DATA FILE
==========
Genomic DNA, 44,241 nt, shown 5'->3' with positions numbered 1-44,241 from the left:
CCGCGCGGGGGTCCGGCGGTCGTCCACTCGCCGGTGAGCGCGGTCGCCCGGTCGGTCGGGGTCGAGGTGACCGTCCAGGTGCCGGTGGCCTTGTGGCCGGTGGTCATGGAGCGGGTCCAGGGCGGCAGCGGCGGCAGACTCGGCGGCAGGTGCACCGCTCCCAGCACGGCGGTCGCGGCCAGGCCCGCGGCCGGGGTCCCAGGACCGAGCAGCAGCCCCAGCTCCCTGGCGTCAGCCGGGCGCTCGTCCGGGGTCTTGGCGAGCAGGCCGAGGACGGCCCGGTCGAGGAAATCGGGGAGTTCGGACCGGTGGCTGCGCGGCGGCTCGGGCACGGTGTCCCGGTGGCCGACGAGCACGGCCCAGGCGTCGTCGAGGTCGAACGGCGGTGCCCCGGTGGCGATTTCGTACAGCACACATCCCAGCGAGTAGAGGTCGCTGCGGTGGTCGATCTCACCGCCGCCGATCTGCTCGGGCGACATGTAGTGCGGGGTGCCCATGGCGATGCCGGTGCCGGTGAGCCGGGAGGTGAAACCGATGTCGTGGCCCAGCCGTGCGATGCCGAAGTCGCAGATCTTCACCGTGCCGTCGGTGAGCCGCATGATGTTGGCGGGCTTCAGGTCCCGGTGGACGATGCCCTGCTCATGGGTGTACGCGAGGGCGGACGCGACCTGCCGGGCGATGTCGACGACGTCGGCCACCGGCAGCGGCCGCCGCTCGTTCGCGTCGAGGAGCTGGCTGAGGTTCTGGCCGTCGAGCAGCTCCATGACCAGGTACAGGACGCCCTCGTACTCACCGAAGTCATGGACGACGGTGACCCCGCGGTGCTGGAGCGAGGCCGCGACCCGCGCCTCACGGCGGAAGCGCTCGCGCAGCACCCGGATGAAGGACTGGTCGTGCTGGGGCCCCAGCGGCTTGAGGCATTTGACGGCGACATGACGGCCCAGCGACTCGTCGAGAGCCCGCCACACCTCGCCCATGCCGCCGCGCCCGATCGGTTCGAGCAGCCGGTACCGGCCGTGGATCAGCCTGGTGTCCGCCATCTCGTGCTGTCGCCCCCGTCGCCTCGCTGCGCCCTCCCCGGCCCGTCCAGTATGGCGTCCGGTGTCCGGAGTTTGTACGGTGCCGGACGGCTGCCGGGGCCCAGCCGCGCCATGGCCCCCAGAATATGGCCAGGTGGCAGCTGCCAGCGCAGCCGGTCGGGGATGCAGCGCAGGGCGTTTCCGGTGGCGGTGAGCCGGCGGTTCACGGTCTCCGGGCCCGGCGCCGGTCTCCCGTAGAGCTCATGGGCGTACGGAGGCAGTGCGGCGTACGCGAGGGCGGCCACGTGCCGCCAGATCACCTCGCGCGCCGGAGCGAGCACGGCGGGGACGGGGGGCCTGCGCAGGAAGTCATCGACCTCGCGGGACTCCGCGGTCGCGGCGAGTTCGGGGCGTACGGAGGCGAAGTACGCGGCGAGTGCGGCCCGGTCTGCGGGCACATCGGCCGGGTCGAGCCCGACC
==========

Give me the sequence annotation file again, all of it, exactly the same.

Genomic DNA, 44,241 nt, shown 5'->3' with positions numbered 1-44,241 from the left:
CCGCGCGGGGGTCCGGCGGTCGTCCACTCGCCGGTGAGCGCGGTCGCCCGGTCGGTCGGGGTCGAGGTGACCGTCCAGGTGCCGGTGGCCTTGTGGCCGGTGGTCATGGAGCGGGTCCAGGGCGGCAGCGGCGGCAGACTCGGCGGCAGGTGCACCGCTCCCAGCACGGCGGTCGCGGCCAGGCCCGCGGCCGGGGTCCCAGGACCGAGCAGCAGCCCCAGCTCCCTGGCGTCAGCCGGGCGCTCGTCCGGGGTCTTGGCGAGCAGGCCGAGGACGGCCCGGTCGAGGAAATCGGGGAGTTCGGACCGGTGGCTGCGCGGCGGCTCGGGCACGGTGTCCCGGTGGCCGACGAGCACGGCCCAGGCGTCGTCGAGGTCGAACGGCGGTGCCCCGGTGGCGATTTCGTACAGCACACATCCCAGCGAGTAGAGGTCGCTGCGGTGGTCGATCTCACCGCCGCCGATCTGCTCGGGCGACATGTAGTGCGGGGTGCCCATGGCGATGCCGGTGCCGGTGAGCCGGGAGGTGAAACCGATGTCGTGGCCCAGCCGTGCGATGCCGAAGTCGCAGATCTTCACCGTGCCGTCGGTGAGCCGCATGATGTTGGCGGGCTTCAGGTCCCGGTGGACGATGCCCTGCTCATGGGTGTACGCGAGGGCGGACGCGACCTGCCGGGCGATGTCGACGACGTCGGCCACCGGCAGCGGCCGCCGCTCGTTCGCGTCGAGGAGCTGGCTGAGGTTCTGGCCGTCGAGCAGCTCCATGACCAGGTACAGGACGCCCTCGTACTCACCGAAGTCATGGACGACGGTGACCCCGCGGTGCTGGAGCGAGGCCGCGACCCGCGCCTCACGGCGGAAGCGCTCGCGCAGCACCCGGATGAAGGACTGGTCGTGCTGGGGCCCCAGCGGCTTGAGGCATTTGACGGCGACATGACGGCCCAGCGACTCGTCGAGAGCCCGCCACACCTCGCCCATGCCGCCGCGCCCGATCGGTTCGAGCAGCCGGTACCGGCCGTGGATCAGCCTGGTGTCCGCCATCTCGTGCTGTCGCCCCCGTCGCCTCGCTGCGCCCTCCCCGGCCCGTCCAGTATGGCGTCCGGTGTCCGGAGTTTGTACGGTGCCGGACGGCTGCCGGGGCCCAGCCGCGCCATGGCCCCCAGAATATGGCCAGGTGGCAGCTGCCAGCGCAGCCGGTCGGGGATGCAGCGCAGGGCGTTTCCGGTGGCGGTGAGCCGGCGGTTCACGGTCTCCGGGCCCGGCGCCGGTCTCCCGTAGAGCTCATGGGCGTACGGAGGCAGTGCGGCGTACGCGAGGGCGGCCACGTGCCGCCAGATCACCTCGCGCGCCGGAGCGAGCACGGCGGGGACGGGGGGCCTGCGCAGGAAGTCATCGACCTCGCGGGACTCCGCGGTCGCGGCGAGTTCGGGGCGTACGGAGGCGAAGTACGCGGCGAGTGCGGCCCGGTCTGCGGGCACATCGGCCGGGTCGAGCCCGACC